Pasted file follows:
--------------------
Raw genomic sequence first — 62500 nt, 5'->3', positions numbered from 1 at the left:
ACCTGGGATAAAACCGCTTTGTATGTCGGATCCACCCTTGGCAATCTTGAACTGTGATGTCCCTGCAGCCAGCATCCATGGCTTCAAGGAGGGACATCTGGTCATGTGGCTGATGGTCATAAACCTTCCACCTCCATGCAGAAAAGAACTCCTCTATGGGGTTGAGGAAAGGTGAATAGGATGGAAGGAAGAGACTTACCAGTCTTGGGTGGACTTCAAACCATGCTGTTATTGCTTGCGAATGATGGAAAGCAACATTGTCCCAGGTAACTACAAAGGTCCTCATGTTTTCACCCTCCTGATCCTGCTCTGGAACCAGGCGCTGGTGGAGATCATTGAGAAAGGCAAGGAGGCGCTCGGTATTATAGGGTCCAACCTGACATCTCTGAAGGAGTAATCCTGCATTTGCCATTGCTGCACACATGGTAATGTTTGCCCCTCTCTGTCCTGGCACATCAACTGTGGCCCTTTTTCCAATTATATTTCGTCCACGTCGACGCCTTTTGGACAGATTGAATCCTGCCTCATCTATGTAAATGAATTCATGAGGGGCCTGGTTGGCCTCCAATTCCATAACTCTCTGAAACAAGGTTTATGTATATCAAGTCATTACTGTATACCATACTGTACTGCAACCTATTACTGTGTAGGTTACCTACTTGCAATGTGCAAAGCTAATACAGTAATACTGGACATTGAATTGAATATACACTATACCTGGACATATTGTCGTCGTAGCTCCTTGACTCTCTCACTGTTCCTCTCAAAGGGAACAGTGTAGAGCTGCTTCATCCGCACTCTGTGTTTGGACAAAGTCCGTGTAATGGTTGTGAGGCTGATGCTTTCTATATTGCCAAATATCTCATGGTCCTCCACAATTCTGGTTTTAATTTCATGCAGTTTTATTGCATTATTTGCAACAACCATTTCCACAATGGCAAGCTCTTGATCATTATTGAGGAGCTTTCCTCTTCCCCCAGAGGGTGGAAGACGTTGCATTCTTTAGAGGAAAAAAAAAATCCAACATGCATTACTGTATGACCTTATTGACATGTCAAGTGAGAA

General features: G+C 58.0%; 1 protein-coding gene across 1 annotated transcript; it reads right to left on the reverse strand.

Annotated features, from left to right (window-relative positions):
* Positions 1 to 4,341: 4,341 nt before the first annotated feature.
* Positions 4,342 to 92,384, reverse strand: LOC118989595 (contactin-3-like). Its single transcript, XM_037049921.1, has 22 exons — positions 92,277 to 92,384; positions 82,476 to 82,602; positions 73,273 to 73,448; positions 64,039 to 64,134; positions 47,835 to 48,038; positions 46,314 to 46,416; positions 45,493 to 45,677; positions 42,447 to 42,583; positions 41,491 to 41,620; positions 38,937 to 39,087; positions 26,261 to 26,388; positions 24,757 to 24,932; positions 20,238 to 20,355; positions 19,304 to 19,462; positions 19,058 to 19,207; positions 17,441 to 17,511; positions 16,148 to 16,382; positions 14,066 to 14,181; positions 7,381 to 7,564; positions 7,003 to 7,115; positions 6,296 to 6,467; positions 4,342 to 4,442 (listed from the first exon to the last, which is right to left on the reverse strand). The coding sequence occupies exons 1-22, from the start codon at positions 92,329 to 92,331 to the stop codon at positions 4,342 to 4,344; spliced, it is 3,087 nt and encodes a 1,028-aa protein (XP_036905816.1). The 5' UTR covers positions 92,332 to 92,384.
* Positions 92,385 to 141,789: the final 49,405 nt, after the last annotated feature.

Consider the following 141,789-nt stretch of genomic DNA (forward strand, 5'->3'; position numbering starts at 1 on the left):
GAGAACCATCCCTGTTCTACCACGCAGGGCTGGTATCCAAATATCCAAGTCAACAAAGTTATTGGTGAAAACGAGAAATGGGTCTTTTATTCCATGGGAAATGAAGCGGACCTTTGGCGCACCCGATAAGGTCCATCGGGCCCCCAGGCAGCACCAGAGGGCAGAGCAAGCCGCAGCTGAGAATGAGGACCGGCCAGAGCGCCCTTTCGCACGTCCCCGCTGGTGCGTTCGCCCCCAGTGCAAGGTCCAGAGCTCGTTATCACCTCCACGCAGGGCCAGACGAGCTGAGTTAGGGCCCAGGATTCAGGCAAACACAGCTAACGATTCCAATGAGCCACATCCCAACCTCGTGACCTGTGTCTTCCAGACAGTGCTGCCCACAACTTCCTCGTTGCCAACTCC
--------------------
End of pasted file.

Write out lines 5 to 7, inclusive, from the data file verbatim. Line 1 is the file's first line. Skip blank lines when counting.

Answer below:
* Positions 1 to 4,341: 4,341 nt before the first annotated feature.
* Positions 4,342 to 92,384, reverse strand: LOC118989595 (contactin-3-like). Its single transcript, XM_037049921.1, has 22 exons — positions 92,277 to 92,384; positions 82,476 to 82,602; positions 73,273 to 73,448; positions 64,039 to 64,134; positions 47,835 to 48,038; positions 46,314 to 46,416; positions 45,493 to 45,677; positions 42,447 to 42,583; positions 41,491 to 41,620; positions 38,937 to 39,087; positions 26,261 to 26,388; positions 24,757 to 24,932; positions 20,238 to 20,355; positions 19,304 to 19,462; positions 19,058 to 19,207; positions 17,441 to 17,511; positions 16,148 to 16,382; positions 14,066 to 14,181; positions 7,381 to 7,564; positions 7,003 to 7,115; positions 6,296 to 6,467; positions 4,342 to 4,442 (listed from the first exon to the last, which is right to left on the reverse strand). The coding sequence occupies exons 1-22, from the start codon at positions 92,329 to 92,331 to the stop codon at positions 4,342 to 4,344; spliced, it is 3,087 nt and encodes a 1,028-aa protein (XP_036905816.1). The 5' UTR covers positions 92,332 to 92,384.
* Positions 92,385 to 141,789: the final 49,405 nt, after the last annotated feature.